The result shows that 19.5% of the core vocabulary changes every 1,000 years.
No. Some lexicostatisticians had found that the Swadesh vocabulary changes at a rate of 19.5% every 1,000 years. Duursma cites Crowley et al. to "prove" his point, but that very same book demonstrates the problem with that figure just a few pages later. The number was arrived at by testing just 13 of the world's 7000 languages (11 of them were Indo-European). There is a serious problem of statistical significance and contamination due to relatedness and proximity. The simple fact is that the only thing we can definitively say about language change is that change is not constant and can accelerate or decelerate rapidly and unexpectedly.
If this is the same for all languages, it means that statistically all words in a language should be replaced within a period of about 10,000 years.
This is actually close to the truth, but - funnily enough - it dismantles Duursma's whole point. If genetic links cannot be found past 10,000 years because of natural language evolution, then the fact that there are unrelated language families is not troublesome at all. It certainly is no evidence for the Tower of Babel. There are any number of more parsimonious explanations for the existence of 136 language families in the world. Sorry, I meant twenty.
Trask remains unsure as to how and when this change occurred.
Well, yeah. Trask wasn't an evolutionary biologist and never pretended to be. He was a very, very fine Vasconist - a linguist of the Basque language - but by no means a biologist. We need better sources than Trask to learn about the evolution of the vocal tract and speech.
Again, there is no evidence to back their view that speech evolved.
Demonstrating that speech evolved was never Trask's intention. Trask's book is an introduction to the way language works. It's to introduce the public to how societies and minds works with language. Duursma should not pick up books on Topic A (general linguistics) and blame it for not proving Topic B (the evolution of the vocal tract).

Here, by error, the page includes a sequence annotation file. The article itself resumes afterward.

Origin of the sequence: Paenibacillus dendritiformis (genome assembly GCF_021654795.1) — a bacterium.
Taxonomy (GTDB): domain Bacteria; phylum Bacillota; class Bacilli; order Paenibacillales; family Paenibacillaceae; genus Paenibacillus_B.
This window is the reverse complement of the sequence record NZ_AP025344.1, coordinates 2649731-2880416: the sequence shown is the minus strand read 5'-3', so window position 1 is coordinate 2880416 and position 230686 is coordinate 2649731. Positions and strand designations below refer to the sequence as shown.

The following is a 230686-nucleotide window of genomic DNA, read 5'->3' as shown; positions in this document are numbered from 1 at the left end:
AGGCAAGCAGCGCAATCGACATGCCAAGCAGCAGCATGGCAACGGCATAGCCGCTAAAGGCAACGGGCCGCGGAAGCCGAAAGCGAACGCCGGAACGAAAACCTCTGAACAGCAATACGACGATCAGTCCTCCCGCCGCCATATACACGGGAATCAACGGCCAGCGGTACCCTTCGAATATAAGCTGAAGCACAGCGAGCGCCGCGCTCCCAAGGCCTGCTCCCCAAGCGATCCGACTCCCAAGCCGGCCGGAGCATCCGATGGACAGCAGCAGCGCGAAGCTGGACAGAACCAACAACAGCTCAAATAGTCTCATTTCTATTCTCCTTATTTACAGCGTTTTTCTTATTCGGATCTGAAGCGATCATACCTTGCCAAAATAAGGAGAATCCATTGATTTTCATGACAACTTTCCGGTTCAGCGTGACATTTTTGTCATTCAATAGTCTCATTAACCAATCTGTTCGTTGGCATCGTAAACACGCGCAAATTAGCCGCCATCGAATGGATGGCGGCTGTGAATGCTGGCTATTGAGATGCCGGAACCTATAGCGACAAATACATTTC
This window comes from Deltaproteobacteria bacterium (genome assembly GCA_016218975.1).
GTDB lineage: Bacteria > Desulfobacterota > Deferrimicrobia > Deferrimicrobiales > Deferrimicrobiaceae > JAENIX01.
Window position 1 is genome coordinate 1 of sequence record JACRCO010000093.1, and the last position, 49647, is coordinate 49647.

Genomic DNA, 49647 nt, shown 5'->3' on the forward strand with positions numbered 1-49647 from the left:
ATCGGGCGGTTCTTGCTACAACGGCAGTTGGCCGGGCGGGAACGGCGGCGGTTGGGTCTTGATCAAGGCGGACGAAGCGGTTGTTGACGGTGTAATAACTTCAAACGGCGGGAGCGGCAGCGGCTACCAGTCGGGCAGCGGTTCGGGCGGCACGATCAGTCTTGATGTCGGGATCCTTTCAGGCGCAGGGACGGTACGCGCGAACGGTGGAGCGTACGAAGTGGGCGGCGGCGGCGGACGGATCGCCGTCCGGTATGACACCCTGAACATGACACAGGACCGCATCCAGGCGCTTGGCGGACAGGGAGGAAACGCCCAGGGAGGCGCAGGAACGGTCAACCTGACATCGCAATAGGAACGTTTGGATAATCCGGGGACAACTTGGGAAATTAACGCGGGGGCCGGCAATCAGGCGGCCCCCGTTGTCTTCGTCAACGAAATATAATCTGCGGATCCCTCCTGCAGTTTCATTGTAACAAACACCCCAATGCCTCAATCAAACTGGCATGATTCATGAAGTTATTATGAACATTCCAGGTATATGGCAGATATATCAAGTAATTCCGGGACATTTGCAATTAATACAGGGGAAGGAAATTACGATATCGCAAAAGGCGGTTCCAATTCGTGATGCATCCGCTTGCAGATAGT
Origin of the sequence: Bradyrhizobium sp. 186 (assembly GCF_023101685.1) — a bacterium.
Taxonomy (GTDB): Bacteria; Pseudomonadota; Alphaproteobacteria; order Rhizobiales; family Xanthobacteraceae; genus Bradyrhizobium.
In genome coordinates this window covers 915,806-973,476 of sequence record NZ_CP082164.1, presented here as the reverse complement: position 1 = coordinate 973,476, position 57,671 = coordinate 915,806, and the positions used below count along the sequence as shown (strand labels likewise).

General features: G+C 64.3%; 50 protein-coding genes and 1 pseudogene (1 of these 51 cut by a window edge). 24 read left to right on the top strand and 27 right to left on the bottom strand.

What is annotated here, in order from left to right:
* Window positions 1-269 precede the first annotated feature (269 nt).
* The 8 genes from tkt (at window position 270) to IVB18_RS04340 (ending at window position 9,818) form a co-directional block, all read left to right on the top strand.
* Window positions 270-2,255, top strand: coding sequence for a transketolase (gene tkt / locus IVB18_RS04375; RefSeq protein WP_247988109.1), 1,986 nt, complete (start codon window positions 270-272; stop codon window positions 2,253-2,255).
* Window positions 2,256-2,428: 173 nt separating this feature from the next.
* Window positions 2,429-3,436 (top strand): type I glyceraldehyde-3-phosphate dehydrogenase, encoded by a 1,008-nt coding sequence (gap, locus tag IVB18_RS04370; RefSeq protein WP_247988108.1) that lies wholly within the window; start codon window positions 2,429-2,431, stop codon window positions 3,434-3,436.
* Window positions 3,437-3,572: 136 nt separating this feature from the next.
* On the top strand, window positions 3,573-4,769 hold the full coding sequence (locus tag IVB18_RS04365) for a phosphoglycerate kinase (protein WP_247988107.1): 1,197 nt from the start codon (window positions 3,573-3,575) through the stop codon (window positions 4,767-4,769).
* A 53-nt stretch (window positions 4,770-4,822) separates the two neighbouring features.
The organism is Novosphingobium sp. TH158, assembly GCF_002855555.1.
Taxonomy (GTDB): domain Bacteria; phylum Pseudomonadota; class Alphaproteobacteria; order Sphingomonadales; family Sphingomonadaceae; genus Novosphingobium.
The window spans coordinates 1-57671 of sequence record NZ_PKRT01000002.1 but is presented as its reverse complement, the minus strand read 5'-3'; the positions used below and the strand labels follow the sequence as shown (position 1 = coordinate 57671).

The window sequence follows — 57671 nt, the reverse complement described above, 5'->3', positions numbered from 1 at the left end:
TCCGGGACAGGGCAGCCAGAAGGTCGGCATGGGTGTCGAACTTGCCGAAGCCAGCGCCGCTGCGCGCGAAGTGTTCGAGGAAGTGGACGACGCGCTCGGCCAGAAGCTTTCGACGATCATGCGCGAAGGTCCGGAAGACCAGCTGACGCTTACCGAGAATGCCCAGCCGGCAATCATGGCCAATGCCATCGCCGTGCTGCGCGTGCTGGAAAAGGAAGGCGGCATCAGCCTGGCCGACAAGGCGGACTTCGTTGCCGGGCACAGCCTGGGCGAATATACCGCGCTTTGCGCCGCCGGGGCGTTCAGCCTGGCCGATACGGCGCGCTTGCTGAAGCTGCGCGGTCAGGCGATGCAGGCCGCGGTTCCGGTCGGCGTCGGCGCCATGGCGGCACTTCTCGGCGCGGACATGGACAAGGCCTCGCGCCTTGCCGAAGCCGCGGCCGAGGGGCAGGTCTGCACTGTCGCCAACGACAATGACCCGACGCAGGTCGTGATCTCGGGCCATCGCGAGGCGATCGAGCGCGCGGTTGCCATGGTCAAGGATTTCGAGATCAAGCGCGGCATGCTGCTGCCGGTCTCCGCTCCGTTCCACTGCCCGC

...scholars supporting monogenesis or the relatability of all languages run the risk of being branded Creationists and of therefore having their work disregarded by colleagues.
I completely agree. There is no evidence for a single ancestral tongue of all world languages and those that support such an idea are groundless.
It seems that there is little evidence to support the view that all languages evolved from one or more proto-languages.
A lack of evidence for one theory is not positive evidence for another.
The Babel account suggests that several languages came into existence on that day.
Well, unless only a few people were building the Tower in the Plain of Shinar, there should be several thousand languages created that day, at least. Right? One language for each builder? I guess Duursma could just say that God split them up into three or four language families and then they started fighting. There doesn't seem to be much Biblical evidence for that either. Oh, well, my point here isn't to debate Biblical interpretations, just the linguistic facts, so I'll move on. I just thought it was funny.
The unitary state of Indo-European languages ... [is dated at 3000 BCE].
NO. That is far too young a date. Proto-Indo-European, the ancestral tongue of all IE languages, was last spoken just north of the Caucasus somewhere around 5000 BCE at least. 3000 BCE is an extremely fringe opinion and not even close to representative of the majority viewpoint. I would say that a date of 3000 BCE is about as fringe among linguists as those who believe PIE dates to 9,000 BCE.
Wieland points out that ‘to have such close correlation’s still existing makes little sense if the migrations were as much as 11,000 years ago, as is commonly believed. From the biblical record, they would have been less than some 4,000 years ago’
Umm... okay? Well, you haven't demonstrated that a Tower of Babel event occurred 4,000 years ago, so all of this is evidence-less speculation. And don't tell me that evidence for the Tower of Babel is not the point of the article. You blamed Trask for not proving the evolution of the vocal tract when his intention was to show how people work with language. Regardless, I'm still waiting for this "evidence" I keep hearing about.
Crowley carries on to share how languages can change from sophisticated to simpler versions, and from simpler to more complex systems. He distinguishes between, ‘isolating’, ‘agglutinating’ and ‘inflecting’ languages and shows how languages change in circular patterns.
If languages evolve in a circular pattern then this implies they either don't lose complexity or they regain complexity when they come full circle. Nevermind that none of this is true. Languages do not change in overall complexity; languages become "simpler" for the native speaker and listener as a method of reducing the effort to convey messages, but the languages gain complexity with the production of novel shortcuts that are invisible to the communicants. The point to take home here is that complexity is a constant over time.